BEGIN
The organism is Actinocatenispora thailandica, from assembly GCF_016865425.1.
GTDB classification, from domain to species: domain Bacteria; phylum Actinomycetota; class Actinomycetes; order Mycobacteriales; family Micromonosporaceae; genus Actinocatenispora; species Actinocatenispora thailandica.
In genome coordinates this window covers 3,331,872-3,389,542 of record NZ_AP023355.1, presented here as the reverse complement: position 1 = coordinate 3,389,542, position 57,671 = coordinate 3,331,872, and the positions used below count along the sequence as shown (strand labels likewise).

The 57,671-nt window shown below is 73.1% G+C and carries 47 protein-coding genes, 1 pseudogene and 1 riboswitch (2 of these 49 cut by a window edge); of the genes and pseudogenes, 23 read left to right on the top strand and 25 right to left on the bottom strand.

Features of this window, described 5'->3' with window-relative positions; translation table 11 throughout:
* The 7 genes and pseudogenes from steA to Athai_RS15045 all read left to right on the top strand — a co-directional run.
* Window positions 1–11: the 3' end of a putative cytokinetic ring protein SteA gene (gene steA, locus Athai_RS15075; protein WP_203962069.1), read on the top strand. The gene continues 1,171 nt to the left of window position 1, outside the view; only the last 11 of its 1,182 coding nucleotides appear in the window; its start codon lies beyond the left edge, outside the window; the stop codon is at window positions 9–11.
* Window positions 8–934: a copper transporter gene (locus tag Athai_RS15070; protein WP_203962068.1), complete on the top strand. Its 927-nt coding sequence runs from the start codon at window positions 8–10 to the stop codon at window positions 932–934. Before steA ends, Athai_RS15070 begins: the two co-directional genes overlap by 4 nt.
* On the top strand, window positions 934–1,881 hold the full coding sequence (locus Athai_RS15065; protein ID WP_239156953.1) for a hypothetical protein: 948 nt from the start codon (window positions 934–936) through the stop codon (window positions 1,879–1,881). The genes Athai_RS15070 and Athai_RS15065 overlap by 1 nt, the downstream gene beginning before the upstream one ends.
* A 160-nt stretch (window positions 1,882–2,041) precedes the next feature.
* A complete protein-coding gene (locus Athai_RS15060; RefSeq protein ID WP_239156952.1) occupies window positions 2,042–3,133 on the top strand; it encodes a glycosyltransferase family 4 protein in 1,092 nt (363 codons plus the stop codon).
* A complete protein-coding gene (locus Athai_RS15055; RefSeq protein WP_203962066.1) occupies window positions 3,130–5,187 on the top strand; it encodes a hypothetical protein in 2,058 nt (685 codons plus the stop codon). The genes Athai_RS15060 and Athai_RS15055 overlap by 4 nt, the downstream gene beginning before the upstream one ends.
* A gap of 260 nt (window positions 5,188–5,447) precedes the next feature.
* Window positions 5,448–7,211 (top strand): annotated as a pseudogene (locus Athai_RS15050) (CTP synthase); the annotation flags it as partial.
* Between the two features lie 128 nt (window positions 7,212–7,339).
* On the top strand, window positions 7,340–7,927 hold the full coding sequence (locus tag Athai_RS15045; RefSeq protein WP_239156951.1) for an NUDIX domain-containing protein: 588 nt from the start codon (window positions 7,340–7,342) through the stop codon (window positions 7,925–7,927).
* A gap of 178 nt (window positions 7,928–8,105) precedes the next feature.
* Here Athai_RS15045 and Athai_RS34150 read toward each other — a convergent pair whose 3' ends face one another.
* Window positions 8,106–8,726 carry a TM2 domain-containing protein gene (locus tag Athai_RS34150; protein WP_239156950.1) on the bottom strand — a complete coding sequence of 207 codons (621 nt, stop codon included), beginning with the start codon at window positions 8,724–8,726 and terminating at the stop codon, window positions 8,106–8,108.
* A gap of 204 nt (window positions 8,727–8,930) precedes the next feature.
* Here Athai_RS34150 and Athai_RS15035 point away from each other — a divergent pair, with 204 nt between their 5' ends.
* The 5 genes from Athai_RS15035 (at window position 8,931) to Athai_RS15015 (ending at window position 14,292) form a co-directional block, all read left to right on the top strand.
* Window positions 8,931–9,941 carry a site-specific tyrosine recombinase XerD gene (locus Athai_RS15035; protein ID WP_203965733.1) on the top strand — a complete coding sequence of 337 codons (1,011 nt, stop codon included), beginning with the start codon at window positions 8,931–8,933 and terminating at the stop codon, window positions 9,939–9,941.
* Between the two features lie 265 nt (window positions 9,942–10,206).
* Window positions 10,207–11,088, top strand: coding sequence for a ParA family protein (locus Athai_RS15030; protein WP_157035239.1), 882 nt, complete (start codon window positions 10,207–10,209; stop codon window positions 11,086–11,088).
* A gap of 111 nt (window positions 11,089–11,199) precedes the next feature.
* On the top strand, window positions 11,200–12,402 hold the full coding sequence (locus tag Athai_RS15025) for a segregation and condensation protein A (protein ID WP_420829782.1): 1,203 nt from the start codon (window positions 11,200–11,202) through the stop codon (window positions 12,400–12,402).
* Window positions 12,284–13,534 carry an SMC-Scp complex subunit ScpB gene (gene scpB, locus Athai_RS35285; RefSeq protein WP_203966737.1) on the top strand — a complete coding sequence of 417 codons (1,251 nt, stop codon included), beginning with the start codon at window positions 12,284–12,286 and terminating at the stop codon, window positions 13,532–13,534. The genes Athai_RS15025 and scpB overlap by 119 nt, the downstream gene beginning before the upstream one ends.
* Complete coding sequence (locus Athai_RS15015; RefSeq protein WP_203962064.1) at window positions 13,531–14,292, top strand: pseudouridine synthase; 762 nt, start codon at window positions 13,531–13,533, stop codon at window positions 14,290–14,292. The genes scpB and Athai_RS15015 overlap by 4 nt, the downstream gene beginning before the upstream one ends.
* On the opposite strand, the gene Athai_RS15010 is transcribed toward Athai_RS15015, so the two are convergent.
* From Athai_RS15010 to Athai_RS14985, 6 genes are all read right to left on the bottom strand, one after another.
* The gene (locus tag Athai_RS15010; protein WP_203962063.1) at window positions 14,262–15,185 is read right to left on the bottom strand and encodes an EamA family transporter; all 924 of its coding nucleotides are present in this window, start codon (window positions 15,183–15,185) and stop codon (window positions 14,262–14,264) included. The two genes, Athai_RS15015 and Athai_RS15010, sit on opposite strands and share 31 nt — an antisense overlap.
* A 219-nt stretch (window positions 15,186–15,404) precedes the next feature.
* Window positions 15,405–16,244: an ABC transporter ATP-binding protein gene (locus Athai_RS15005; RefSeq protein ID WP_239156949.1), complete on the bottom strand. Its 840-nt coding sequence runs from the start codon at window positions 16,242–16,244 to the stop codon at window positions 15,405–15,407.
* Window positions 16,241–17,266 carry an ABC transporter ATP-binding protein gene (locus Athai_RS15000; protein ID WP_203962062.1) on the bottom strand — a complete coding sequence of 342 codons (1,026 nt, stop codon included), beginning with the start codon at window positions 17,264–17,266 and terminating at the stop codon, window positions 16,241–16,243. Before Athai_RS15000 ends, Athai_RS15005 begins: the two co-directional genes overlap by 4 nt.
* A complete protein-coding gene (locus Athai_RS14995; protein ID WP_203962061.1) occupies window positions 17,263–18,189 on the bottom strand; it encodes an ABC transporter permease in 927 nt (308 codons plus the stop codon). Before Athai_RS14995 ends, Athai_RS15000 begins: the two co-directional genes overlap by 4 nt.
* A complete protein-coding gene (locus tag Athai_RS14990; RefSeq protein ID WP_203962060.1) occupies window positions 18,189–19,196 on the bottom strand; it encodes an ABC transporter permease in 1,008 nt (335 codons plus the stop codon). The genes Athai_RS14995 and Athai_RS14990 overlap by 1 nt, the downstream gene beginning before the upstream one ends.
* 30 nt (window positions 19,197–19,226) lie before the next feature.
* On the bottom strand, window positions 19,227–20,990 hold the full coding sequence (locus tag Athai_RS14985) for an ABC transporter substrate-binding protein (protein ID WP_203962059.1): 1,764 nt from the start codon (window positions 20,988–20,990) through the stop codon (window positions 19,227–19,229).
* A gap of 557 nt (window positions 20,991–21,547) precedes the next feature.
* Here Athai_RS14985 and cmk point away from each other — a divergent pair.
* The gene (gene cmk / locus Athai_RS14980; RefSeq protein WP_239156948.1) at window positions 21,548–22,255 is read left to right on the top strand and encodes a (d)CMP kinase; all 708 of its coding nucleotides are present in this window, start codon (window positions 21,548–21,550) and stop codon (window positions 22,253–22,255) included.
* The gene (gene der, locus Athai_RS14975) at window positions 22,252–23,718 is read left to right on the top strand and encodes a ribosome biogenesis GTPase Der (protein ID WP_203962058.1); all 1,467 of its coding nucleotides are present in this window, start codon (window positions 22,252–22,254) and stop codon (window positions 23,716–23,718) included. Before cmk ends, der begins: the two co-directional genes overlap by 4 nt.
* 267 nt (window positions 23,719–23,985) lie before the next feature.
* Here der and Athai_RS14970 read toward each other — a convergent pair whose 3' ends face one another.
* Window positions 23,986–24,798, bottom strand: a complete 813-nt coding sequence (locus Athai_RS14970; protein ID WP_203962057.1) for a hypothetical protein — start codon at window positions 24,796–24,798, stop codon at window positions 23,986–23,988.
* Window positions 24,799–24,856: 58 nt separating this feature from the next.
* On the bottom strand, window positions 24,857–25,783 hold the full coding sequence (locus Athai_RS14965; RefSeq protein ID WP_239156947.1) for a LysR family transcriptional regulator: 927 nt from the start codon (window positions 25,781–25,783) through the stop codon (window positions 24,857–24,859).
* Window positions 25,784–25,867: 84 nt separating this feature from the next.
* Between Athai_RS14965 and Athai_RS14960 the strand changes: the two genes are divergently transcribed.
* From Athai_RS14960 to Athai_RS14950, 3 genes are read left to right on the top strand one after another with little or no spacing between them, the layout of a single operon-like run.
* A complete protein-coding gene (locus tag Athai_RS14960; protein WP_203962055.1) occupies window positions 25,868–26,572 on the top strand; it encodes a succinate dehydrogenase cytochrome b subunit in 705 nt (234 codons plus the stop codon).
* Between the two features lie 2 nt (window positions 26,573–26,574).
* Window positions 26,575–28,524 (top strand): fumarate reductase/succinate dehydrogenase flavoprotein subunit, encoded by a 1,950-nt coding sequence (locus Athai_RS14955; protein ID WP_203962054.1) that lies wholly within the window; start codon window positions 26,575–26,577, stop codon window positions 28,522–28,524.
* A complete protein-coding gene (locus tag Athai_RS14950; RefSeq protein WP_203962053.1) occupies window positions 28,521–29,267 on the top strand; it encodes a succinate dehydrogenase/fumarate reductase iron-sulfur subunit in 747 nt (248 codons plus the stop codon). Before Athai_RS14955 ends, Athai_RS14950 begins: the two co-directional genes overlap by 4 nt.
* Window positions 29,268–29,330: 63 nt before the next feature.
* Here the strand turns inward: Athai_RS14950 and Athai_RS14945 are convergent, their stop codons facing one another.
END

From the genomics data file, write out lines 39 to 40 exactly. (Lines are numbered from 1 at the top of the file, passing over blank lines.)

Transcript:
* On the bottom strand, window positions 19,227–20,990 hold the full coding sequence (locus tag Athai_RS14985) for an ABC transporter substrate-binding protein (protein ID WP_203962059.1): 1,764 nt from the start codon (window positions 20,988–20,990) through the stop codon (window positions 19,227–19,229).
* A gap of 557 nt (window positions 20,991–21,547) precedes the next feature.